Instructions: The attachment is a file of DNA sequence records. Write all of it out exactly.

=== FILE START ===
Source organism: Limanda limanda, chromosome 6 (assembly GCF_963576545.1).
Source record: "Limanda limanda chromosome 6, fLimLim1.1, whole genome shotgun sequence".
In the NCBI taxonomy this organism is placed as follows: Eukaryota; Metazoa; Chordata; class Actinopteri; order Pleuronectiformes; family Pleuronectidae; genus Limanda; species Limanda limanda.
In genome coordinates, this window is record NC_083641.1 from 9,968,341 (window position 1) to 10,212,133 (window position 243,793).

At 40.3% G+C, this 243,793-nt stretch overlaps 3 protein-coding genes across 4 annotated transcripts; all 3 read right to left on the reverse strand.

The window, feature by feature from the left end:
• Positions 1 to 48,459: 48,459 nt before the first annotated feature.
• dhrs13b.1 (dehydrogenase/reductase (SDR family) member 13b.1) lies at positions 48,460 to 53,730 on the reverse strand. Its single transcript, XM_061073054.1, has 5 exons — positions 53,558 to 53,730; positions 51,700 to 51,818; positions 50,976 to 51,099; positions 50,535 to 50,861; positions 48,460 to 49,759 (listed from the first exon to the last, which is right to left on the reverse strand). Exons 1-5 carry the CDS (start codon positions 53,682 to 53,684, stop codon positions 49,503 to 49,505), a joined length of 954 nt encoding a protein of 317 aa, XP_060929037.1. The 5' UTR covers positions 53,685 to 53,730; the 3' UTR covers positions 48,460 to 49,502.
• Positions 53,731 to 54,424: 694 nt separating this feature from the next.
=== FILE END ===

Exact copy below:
Source organism: Limanda limanda, chromosome 6 (assembly GCF_963576545.1).
Source record: "Limanda limanda chromosome 6, fLimLim1.1, whole genome shotgun sequence".
In the NCBI taxonomy this organism is placed as follows: Eukaryota; Metazoa; Chordata; class Actinopteri; order Pleuronectiformes; family Pleuronectidae; genus Limanda; species Limanda limanda.
In genome coordinates, this window is record NC_083641.1 from 9,968,341 (window position 1) to 10,212,133 (window position 243,793).

At 40.3% G+C, this 243,793-nt stretch overlaps 3 protein-coding genes across 4 annotated transcripts; all 3 read right to left on the reverse strand.

The window, feature by feature from the left end:
• Positions 1 to 48,459: 48,459 nt before the first annotated feature.
• dhrs13b.1 (dehydrogenase/reductase (SDR family) member 13b.1) lies at positions 48,460 to 53,730 on the reverse strand. Its single transcript, XM_061073054.1, has 5 exons — positions 53,558 to 53,730; positions 51,700 to 51,818; positions 50,976 to 51,099; positions 50,535 to 50,861; positions 48,460 to 49,759 (listed from the first exon to the last, which is right to left on the reverse strand). Exons 1-5 carry the CDS (start codon positions 53,682 to 53,684, stop codon positions 49,503 to 49,505), a joined length of 954 nt encoding a protein of 317 aa, XP_060929037.1. The 5' UTR covers positions 53,685 to 53,730; the 3' UTR covers positions 48,460 to 49,502.
• Positions 53,731 to 54,424: 694 nt separating this feature from the next.